Costumes Make it Even More Fun
Romeo and Juliet begins with the Chorus singing or reciting the Prologue. Have one student read the Prologue and stop to make sure everyone understands what was just read.
Because the visual element is so important for many people to follow and understand dramatic text, let’s take this a step farther.
Act I Scene i begins with two servants of the house of Capulet soon being interrupted by two servants of the house of Montague. Simple capes, made of sheets, can easily clarify who belongs where. For example, the Capulets can have red sheets and the Montagues blue. (Cut the sheets to make them smaller.) Armbands made with colored construction paper will serve the same purpose. The Prince should have a third color, purple, to distinguish him as neutral. The color distinction will make it easier for students to follow what is happening in the play, and that is what is so important.
You can keep it as simple as colored armbands, or get more interesting as you see fit. You may want to distinguish royalty from servants and peasants with simple crowns made from golden pipe cleaners, or perhaps a large yellow make on their armband. (Use yellow or gold construction paper, and cut out a star to glue on the red and blue armbands for royalty.)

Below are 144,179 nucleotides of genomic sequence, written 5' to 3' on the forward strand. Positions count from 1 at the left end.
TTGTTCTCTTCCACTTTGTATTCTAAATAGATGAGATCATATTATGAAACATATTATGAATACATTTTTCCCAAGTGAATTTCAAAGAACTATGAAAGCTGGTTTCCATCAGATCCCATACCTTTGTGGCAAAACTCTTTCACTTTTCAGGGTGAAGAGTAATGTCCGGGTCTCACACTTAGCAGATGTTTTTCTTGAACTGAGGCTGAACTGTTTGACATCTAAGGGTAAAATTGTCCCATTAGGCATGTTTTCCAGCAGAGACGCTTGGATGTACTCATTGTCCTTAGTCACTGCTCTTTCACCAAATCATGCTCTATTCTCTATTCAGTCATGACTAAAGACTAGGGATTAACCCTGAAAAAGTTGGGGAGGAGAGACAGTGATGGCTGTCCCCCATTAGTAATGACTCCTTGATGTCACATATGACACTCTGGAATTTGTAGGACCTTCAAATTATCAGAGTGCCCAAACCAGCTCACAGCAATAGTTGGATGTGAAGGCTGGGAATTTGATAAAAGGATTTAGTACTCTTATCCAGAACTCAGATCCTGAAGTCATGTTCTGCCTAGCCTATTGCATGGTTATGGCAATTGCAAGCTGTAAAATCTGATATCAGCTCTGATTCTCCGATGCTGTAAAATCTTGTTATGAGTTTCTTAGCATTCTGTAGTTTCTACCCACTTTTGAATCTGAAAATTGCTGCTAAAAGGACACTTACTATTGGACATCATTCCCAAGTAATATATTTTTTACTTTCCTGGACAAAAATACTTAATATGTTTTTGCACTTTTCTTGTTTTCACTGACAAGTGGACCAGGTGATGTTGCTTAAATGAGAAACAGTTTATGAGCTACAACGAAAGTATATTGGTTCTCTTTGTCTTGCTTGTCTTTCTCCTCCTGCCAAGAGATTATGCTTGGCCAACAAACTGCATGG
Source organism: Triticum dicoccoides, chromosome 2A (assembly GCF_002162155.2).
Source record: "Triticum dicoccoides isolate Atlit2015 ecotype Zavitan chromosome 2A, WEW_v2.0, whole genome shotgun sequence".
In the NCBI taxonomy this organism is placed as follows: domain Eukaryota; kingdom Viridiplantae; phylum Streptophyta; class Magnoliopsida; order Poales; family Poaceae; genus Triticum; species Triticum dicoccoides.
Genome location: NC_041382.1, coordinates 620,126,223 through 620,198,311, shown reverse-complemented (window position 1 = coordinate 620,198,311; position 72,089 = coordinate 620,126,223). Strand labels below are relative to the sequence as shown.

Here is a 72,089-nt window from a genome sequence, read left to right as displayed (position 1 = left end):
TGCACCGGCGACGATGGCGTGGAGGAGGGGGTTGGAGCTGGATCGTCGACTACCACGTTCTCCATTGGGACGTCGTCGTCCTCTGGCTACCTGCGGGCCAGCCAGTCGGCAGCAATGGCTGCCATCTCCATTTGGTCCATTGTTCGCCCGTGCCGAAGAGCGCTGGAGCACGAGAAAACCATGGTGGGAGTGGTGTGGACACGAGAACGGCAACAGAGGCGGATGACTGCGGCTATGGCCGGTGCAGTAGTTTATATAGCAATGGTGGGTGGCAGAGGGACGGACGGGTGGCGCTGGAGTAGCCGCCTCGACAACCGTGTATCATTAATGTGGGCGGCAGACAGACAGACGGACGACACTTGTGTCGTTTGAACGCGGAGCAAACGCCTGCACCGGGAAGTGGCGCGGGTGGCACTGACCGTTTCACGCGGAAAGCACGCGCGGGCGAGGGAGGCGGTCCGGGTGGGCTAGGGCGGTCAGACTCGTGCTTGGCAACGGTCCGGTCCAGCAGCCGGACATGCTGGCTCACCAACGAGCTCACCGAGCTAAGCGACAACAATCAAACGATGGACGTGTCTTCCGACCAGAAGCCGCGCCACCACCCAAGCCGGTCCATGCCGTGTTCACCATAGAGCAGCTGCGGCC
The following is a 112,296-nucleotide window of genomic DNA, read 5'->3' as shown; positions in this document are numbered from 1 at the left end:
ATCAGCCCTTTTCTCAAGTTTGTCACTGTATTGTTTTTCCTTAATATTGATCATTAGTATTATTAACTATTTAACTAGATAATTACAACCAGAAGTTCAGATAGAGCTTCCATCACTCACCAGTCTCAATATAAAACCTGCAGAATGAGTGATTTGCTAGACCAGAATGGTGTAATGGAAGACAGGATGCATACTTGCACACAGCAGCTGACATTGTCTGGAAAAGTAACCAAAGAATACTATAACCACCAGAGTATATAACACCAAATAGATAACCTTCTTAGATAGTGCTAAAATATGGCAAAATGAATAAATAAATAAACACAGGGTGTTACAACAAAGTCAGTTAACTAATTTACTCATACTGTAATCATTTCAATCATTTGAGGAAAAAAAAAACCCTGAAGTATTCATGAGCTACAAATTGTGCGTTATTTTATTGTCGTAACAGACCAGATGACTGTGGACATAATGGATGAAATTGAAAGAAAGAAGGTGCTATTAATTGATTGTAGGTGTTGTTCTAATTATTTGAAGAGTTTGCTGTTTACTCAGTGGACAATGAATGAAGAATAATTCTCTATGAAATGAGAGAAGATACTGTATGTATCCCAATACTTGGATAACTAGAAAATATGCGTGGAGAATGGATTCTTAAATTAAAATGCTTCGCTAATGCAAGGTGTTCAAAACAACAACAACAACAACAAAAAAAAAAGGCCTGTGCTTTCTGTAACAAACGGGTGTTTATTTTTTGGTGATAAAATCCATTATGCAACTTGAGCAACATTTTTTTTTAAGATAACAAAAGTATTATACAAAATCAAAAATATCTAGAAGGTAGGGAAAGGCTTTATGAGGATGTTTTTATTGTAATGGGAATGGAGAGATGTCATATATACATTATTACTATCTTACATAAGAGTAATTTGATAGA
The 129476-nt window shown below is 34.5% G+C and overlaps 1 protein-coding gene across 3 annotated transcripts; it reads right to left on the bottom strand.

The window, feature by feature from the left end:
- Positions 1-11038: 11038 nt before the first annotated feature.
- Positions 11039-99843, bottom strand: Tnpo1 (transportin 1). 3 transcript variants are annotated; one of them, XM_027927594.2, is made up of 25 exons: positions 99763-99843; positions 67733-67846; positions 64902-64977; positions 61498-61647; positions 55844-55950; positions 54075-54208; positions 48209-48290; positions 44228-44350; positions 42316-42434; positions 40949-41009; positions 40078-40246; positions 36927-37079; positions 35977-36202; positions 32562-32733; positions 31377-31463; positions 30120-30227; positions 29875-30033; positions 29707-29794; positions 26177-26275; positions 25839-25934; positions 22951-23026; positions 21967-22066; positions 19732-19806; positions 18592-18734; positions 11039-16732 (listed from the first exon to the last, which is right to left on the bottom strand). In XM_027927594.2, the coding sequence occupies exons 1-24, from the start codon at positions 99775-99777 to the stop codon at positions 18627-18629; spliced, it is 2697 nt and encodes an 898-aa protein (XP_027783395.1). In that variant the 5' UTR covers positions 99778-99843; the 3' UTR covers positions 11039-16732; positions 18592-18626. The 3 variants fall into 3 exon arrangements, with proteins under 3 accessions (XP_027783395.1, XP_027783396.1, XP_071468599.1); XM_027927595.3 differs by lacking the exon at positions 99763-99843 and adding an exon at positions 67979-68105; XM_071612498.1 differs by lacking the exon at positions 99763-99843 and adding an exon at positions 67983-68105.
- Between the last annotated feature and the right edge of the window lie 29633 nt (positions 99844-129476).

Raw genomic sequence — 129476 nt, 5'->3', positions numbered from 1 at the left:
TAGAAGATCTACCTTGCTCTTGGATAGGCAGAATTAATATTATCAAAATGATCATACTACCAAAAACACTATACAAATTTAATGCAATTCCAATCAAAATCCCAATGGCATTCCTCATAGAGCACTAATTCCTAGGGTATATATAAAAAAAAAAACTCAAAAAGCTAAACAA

It is best when specific characters have a visual all their own, just as when a play is performed. It could be a big “R" and “J" for Romeo and Juliet. Friar Laurence can be distinguished with a rope around his waist, or an actual brown cloak. A white apron is appropriate for the Juliet’s nurse.
Some classes have a lot of fun with these suggestions, I am sure that others are more shy. But by adding visuals and giving the students the opportunity to move and interact with text, you are adding vital elements that any playwright assumes will be added by the company performing the play. Therefore, you give your students the opportunity to follow and appreciate the story as it was meant to be experienced.